About two-thirds the way through JPMorgan Chase chief executive Jamie Dimon’s stunning conference call last week, in which he announced that the hedging strategy originating in the firm’s vaunted “chief investment office” had cost the firm $2 billion (R16bn), he seemed to hit his stride.
“It is very unfortunate, this plays right into the hands of pundits out there. But we have to deal with it,” he said.
Well, Jamie, as a former JPMorgan Chase managing director turned Wall Street pundit, here you go: The problem with the unexpected loss and its hasty announcement was not so much the sheer magnitude of the losses, but that for weeks you and your fellow senior executives have been pooh-poohing the risks posed by the huge proprietary bets being made by your bank’s Bruno Michel Iksil (London Whale).
After Bloomberg revealed the extent of the gambling that was going on in JPMorgan’s London office on April 5, Dimon called it a “complete tempest in a teapot” and heaped scorn on the journalists who revealed the extent of the bet and how it was roiling debt markets throughout the world. The firm’s chief financial officer, Doug Braunstein, told the press on April 13 that the chief investment office “balances our risks. They hedge against downside risk, that’s the nature of protecting that balance sheet.” Braunstein added that he was “very comfortable with the positions we have” and that all of the positions are “very long term in nature”.
What’s worse, in February, during the company’s annual investor day, Dimon further belittled the journalists by mocking their questions about Wall Street’s inordinately high compensation structure, whereby, generally speaking, 40 to 50 percent of every dollar of revenue goes to the employees who work there. At JPMorgan Chase, the compensation expense ratio last year was about 35 percent, at Goldman Sachs and Morgan Stanley it was about 50 percent, at Lazard it was 63 percent.
Why Wall Street feels the need to pay the people who work there so much money is the question of the moment. Why don’t Dimon and his fellow industry leaders understand that the less that gets paid out to employees, the more goes to the bottom line?
But Dimon would have none of it, at least during the investor day conference on February 29. He even thought it would be funny to dig out a comparable statistic from a newspaper company and found one that showed that journalists’ compensation had eaten up 42 percent of the paper’s revenue. That’s “damned outrageous” he said. “Worse than that, you don’t even make any money! We pay 35 percent. We make a lot of money.” He’s right about that. Last year, JPMorgan made $19bn in profit. Dimon received $23 million.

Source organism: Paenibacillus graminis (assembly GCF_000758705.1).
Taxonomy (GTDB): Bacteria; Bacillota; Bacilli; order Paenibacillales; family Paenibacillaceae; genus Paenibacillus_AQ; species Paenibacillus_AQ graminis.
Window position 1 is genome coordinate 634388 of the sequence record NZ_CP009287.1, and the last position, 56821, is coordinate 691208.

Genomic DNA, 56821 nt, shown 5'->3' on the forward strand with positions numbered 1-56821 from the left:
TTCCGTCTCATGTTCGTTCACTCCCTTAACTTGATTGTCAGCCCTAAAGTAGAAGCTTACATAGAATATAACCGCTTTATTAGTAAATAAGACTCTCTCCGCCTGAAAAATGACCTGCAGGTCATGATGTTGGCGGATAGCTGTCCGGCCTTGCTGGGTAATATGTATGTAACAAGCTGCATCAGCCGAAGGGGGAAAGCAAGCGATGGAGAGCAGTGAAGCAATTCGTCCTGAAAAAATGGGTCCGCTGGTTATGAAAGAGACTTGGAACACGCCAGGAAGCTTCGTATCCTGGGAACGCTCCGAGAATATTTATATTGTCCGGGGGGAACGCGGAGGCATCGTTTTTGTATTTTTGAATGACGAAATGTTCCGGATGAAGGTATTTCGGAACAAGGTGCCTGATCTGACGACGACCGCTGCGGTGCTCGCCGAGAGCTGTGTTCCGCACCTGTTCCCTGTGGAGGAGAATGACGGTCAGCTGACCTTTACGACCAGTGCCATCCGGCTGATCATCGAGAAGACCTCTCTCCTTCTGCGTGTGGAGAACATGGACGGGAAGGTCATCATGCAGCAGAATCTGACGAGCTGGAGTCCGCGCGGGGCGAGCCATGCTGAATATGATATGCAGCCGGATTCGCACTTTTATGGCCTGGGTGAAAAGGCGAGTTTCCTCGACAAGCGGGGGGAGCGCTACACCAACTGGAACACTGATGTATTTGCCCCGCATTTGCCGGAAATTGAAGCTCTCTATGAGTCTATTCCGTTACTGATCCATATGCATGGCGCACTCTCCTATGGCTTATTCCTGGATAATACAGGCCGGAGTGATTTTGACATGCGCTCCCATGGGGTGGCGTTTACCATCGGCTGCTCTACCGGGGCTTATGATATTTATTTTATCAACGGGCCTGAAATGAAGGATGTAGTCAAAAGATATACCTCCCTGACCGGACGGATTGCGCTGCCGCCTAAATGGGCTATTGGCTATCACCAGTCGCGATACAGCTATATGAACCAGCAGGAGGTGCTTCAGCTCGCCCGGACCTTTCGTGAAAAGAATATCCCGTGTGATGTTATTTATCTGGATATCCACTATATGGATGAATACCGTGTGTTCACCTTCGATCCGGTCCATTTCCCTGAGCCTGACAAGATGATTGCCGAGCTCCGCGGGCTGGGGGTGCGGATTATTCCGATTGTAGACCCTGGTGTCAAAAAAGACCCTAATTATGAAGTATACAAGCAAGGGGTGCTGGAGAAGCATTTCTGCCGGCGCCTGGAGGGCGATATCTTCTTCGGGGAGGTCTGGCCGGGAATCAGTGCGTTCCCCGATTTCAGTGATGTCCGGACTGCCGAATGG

Dimon at least had the good sense to sound a note of contrition. He said the firm’s new “value-at-risk” model had proved inadequate and the company was going back to using an older model. He said the money-losing trade was “flawed, complex, poorly reviewed, poorly executed and poorly monitored”. It was “sloppy” and that “all appropriate” measures would be taken. He said there were “egregious mistakes” made and that the wound “was self-inflicted.” He said: “We will admit it, we will learn from it, we will fix it and move on.”
Asked if the hedge violated the so-called Volcker rule, which if it gets put in place will limit the amount of proprietary trading Wall Street firms can do, Dimon said: “This doesn’t violate the Volker Rule, but it violates the Dimon Principle.” To whether he knew of any other big banks with a similar loss, he said: “Just because we were stupid doesn’t mean everybody else was.” He was asked by Mike Mayo, a respected banking analyst, what, in hindsight, he should have watched more closely. “Trading losses,” he replied, before adding, “newspapers”.
He has been proven right about one thing: He has given the pundits (and politicians) a gift. “The enormous loss JPMorgan announced… is just the latest evidence that what banks call ‘hedges’ are often risky bets that so-called too-big-to-fail banks have no business making,” Senator Carl Levin, a Democrat of Michigan, said. “(The) announcement is a stark reminder of the need for regulators to establish tough, effective standards. page 21
William Cohan is a Bloomberg columnist.